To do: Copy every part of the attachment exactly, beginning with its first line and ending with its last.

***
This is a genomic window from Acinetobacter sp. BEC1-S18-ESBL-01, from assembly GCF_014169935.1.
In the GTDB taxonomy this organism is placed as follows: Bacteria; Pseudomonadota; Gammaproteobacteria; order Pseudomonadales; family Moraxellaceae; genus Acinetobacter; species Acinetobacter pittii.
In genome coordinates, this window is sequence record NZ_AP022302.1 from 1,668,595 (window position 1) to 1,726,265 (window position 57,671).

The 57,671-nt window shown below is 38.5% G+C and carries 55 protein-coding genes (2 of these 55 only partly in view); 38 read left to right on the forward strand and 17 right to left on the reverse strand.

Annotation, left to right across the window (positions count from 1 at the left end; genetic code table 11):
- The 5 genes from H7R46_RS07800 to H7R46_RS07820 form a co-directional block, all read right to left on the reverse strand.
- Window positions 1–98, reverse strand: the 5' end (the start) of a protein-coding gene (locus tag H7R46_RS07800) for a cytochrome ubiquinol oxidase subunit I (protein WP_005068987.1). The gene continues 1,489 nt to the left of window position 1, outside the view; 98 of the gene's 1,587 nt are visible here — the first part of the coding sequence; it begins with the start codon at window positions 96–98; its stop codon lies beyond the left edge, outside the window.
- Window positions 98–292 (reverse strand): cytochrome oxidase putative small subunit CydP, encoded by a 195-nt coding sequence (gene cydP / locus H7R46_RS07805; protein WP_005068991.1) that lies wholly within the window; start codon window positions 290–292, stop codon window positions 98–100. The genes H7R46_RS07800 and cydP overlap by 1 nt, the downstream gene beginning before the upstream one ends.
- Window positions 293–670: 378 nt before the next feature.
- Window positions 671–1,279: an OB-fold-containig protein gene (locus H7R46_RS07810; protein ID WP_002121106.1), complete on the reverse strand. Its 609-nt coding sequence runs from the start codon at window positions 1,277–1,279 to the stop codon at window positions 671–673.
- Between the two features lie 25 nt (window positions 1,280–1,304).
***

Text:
This is a genomic window from Acinetobacter sp. BEC1-S18-ESBL-01, from assembly GCF_014169935.1.
In the GTDB taxonomy this organism is placed as follows: Bacteria; Pseudomonadota; Gammaproteobacteria; order Pseudomonadales; family Moraxellaceae; genus Acinetobacter; species Acinetobacter pittii.
In genome coordinates, this window is sequence record NZ_AP022302.1 from 1,668,595 (window position 1) to 1,726,265 (window position 57,671).

The 57,671-nt window shown below is 38.5% G+C and carries 55 protein-coding genes (2 of these 55 only partly in view); 38 read left to right on the forward strand and 17 right to left on the reverse strand.

Annotation, left to right across the window (positions count from 1 at the left end; genetic code table 11):
- The 5 genes from H7R46_RS07800 to H7R46_RS07820 form a co-directional block, all read right to left on the reverse strand.
- Window positions 1–98, reverse strand: the 5' end (the start) of a protein-coding gene (locus tag H7R46_RS07800) for a cytochrome ubiquinol oxidase subunit I (protein WP_005068987.1). The gene continues 1,489 nt to the left of window position 1, outside the view; 98 of the gene's 1,587 nt are visible here — the first part of the coding sequence; it begins with the start codon at window positions 96–98; its stop codon lies beyond the left edge, outside the window.
- Window positions 98–292 (reverse strand): cytochrome oxidase putative small subunit CydP, encoded by a 195-nt coding sequence (gene cydP / locus H7R46_RS07805; protein WP_005068991.1) that lies wholly within the window; start codon window positions 290–292, stop codon window positions 98–100. The genes H7R46_RS07800 and cydP overlap by 1 nt, the downstream gene beginning before the upstream one ends.
- Window positions 293–670: 378 nt before the next feature.
- Window positions 671–1,279: an OB-fold-containig protein gene (locus H7R46_RS07810; protein ID WP_002121106.1), complete on the reverse strand. Its 609-nt coding sequence runs from the start codon at window positions 1,277–1,279 to the stop codon at window positions 671–673.
- Between the two features lie 25 nt (window positions 1,280–1,304).